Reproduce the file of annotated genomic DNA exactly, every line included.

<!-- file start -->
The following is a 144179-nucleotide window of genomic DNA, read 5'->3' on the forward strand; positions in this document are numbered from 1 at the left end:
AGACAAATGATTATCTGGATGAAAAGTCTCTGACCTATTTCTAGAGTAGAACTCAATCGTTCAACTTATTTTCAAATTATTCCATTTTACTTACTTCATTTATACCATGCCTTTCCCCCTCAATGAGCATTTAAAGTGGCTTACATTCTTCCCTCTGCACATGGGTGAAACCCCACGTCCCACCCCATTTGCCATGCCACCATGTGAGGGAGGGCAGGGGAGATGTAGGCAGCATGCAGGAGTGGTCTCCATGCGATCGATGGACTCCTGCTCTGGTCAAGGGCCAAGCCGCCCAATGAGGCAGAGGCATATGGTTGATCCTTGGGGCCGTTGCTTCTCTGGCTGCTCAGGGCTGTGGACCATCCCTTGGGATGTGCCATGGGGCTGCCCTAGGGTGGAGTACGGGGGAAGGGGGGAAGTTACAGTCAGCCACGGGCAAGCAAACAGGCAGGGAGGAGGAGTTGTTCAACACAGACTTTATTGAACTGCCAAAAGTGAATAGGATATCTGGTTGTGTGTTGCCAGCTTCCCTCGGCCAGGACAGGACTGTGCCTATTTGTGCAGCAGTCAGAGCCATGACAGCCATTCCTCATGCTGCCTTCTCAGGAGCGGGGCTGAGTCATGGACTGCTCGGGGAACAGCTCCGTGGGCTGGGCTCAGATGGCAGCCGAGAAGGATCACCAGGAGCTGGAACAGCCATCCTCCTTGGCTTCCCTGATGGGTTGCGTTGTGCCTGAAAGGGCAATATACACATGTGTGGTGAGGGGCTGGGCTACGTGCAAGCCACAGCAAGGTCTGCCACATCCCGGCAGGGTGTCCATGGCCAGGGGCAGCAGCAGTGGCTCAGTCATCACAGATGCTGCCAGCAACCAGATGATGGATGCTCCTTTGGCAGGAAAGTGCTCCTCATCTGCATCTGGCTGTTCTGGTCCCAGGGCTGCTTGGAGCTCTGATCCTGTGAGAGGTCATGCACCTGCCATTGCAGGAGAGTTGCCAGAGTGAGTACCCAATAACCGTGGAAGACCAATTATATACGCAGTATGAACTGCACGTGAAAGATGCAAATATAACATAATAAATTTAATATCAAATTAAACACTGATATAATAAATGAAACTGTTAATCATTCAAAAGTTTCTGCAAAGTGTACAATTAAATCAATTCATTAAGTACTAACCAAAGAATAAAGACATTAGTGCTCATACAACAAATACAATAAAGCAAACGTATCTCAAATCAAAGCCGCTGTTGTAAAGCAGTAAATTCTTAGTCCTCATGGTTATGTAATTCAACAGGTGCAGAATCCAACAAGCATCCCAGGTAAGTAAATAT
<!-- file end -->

The following is a 144179-nucleotide window of genomic DNA, read 5'->3' on the forward strand; positions in this document are numbered from 1 at the left end:
AGACAAATGATTATCTGGATGAAAAGTCTCTGACCTATTTCTAGAGTAGAACTCAATCGTTCAACTTATTTTCAAATTATTCCATTTTACTTACTTCATTTATACCATGCCTTTCCCCCTCAATGAGCATTTAAAGTGGCTTACATTCTTCCCTCTGCACATGGGTGAAACCCCACGTCCCACCCCATTTGCCATGCCACCATGTGAGGGAGGGCAGGGGAGATGTAGGCAGCATGCAGGAGTGGTCTCCATGCGATCGATGGACTCCTGCTCTGGTCAAGGGCCAAGCCGCCCAATGAGGCAGAGGCATATGGTTGATCCTTGGGGCCGTTGCTTCTCTGGCTGCTCAGGGCTGTGGACCATCCCTTGGGATGTGCCATGGGGCTGCCCTAGGGTGGAGTACGGGGGAAGGGGGGAAGTTACAGTCAGCCACGGGCAAGCAAACAGGCAGGGAGGAGGAGTTGTTCAACACAGACTTTATTGAACTGCCAAAAGTGAATAGGATATCTGGTTGTGTGTTGCCAGCTTCCCTCGGCCAGGACAGGACTGTGCCTATTTGTGCAGCAGTCAGAGCCATGACAGCCATTCCTCATGCTGCCTTCTCAGGAGCGGGGCTGAGTCATGGACTGCTCGGGGAACAGCTCCGTGGGCTGGGCTCAGATGGCAGCCGAGAAGGATCACCAGGAGCTGGAACAGCCATCCTCCTTGGCTTCCCTGATGGGTTGCGTTGTGCCTGAAAGGGCAATATACACATGTGTGGTGAGGGGCTGGGCTACGTGCAAGCCACAGCAAGGTCTGCCACATCCCGGCAGGGTGTCCATGGCCAGGGGCAGCAGCAGTGGCTCAGTCATCACAGATGCTGCCAGCAACCAGATGATGGATGCTCCTTTGGCAGGAAAGTGCTCCTCATCTGCATCTGGCTGTTCTGGTCCCAGGGCTGCTTGGAGCTCTGATCCTGTGAGAGGTCATGCACCTGCCATTGCAGGAGAGTTGCCAGAGTGAGTACCCAATAACCGTGGAAGACCAATTATATACGCAGTATGAACTGCACGTGAAAGATGCAAATATAACATAATAAATTTAATATCAAATTAAACACTGATATAATAAATGAAACTGTTAATCATTCAAAAGTTTCTGCAAAGTGTACAATTAAATCAATTCATTAAGTACTAACCAAAGAATAAAGACATTAGTGCTCATACAACAAATACAATAAAGCAAACGTATCTCAAATCAAAGCCGCTGTTGTAAAGCAGTAAATTCTTAGTCCTCATGGTTATGTAATTCAACAGGTGCAGAATCCAACAAGCATCCCAGGTAAGTAAATAT